Full-text Article · Jul 2016
  • [Show abstract] [Hide abstract] ABSTRACT: The material USb2 is a correlated, moderately heavy-electron compound within the uranium dipnictide (UX2) series. It is antiferromagnetic with a relatively high transition temperature TN=204K and a large U-U separation. While the uranium atoms in the lighter dipnictides are considered to be localized, those of USb2 exhibit hybridization and itineracy, promoting uncertainty as to the continuity of the magnetic order within the UX2. We have explored the evolution of the magnetic order by employing magnetotransport measurements as a function of pressure and temperature. We find that the TN in USb2 is enhanced, moving towards that of its smaller sibling UAs2. But, long before reaching a TN as high as UAs2, the antiferromagnetism of USb2 is abruptly destroyed in favor of another magnetic ground state. We identify this pressure-induced ground state as being ferromagnetic based on the appearance of a strong anomalous Hall effect in the transverse resistance in magnetic field. With pressure, this emergent ferromagnetic state is suppressed and ultimately destroyed in favor of a non-Fermi-liquid ground state.
    Article · May 2016
  • [Show abstract] [Hide abstract] ABSTRACT: A boron-doped designer heater anvil is used in conjunction with powderx-ray diffraction to collect structural information on a sample of quasi-hydrostatically loaded gadolinium metal up to pressures above 8 GPa and 600 K. The heater anvil consists of a natural diamond anvil that has been surface modified with a homoepitaxially grown chemical-vapor-deposited layer of conducting boron-doped diamond, and is used as a DC heating element. Internally insulating both diamond anvils with sapphire support seats allows for heating and cooling of the high-pressure area on the order of a few tens of seconds. This device is then used to scan the phase diagram of the sample by oscillating the temperature while continuously increasing the externally applied pressure and collecting in situ time-resolved powderdiffraction images. In the pressure-temperature range covered in this experiment, the gadolinium sample is observed in its hcp, αSm, and dhcp phases. Under this temperature cycling, the hcp → αSm transition proceeds in discontinuous steps at points along the expected phase boundary. From these measurements (representing only one hour of synchrotron x-ray collection time), a single-experiment equation of state and phase diagram of each phase of gadolinium is presented for the range of 0–10 GPa and 300–650 K.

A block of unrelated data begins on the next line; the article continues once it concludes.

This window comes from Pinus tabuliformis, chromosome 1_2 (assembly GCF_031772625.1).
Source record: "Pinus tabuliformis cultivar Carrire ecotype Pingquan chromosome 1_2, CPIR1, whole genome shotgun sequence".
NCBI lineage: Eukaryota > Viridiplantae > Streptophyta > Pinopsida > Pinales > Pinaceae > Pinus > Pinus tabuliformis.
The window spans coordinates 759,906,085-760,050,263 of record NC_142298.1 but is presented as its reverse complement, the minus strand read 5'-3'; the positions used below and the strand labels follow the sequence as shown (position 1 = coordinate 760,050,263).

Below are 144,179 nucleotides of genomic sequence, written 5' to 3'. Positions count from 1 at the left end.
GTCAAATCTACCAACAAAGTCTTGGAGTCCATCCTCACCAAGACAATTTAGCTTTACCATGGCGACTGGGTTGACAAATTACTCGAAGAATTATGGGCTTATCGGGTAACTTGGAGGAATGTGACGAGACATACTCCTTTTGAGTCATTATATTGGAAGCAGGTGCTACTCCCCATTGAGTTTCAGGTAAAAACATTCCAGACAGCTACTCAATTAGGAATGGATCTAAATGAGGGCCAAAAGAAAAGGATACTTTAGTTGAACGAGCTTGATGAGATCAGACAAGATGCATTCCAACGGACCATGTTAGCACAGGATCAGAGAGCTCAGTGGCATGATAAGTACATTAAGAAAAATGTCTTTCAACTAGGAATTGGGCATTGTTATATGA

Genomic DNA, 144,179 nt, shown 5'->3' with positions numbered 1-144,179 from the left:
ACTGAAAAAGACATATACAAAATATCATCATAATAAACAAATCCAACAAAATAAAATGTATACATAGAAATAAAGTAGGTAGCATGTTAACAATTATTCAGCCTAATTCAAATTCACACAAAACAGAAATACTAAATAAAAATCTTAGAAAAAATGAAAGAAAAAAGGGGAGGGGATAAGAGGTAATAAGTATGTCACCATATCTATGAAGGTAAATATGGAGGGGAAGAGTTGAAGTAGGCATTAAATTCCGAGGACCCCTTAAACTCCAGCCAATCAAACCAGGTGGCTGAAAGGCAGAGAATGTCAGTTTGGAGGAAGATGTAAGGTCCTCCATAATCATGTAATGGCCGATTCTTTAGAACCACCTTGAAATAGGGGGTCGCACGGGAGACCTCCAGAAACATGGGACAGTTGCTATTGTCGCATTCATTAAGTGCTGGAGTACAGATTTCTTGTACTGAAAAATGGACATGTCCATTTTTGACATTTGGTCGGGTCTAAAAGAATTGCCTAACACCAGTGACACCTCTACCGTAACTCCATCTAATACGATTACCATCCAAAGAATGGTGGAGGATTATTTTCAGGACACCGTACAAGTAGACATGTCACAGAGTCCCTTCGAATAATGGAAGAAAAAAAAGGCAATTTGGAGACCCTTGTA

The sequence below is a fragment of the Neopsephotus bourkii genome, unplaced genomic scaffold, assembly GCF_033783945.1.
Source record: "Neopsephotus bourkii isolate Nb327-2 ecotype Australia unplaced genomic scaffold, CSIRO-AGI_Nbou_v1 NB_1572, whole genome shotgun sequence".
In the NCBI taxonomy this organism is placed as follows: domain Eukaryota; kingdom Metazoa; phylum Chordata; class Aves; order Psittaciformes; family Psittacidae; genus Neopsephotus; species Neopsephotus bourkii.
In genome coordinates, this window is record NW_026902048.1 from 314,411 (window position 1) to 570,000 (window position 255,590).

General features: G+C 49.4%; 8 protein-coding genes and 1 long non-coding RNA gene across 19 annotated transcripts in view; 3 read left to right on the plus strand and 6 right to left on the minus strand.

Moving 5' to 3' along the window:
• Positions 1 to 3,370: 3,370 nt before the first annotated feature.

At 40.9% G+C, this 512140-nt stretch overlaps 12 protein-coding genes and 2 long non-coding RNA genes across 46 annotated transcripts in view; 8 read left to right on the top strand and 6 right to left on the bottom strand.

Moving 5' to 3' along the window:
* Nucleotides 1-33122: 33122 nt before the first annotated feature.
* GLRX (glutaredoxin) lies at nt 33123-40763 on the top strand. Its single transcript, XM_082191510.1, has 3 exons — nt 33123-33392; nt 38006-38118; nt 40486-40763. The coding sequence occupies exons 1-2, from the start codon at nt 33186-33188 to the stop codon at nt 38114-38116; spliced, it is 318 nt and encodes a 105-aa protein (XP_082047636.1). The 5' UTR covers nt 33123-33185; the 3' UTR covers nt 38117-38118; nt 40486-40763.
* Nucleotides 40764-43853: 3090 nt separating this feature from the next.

Article · Apr 2016 · Journal of Applied Physics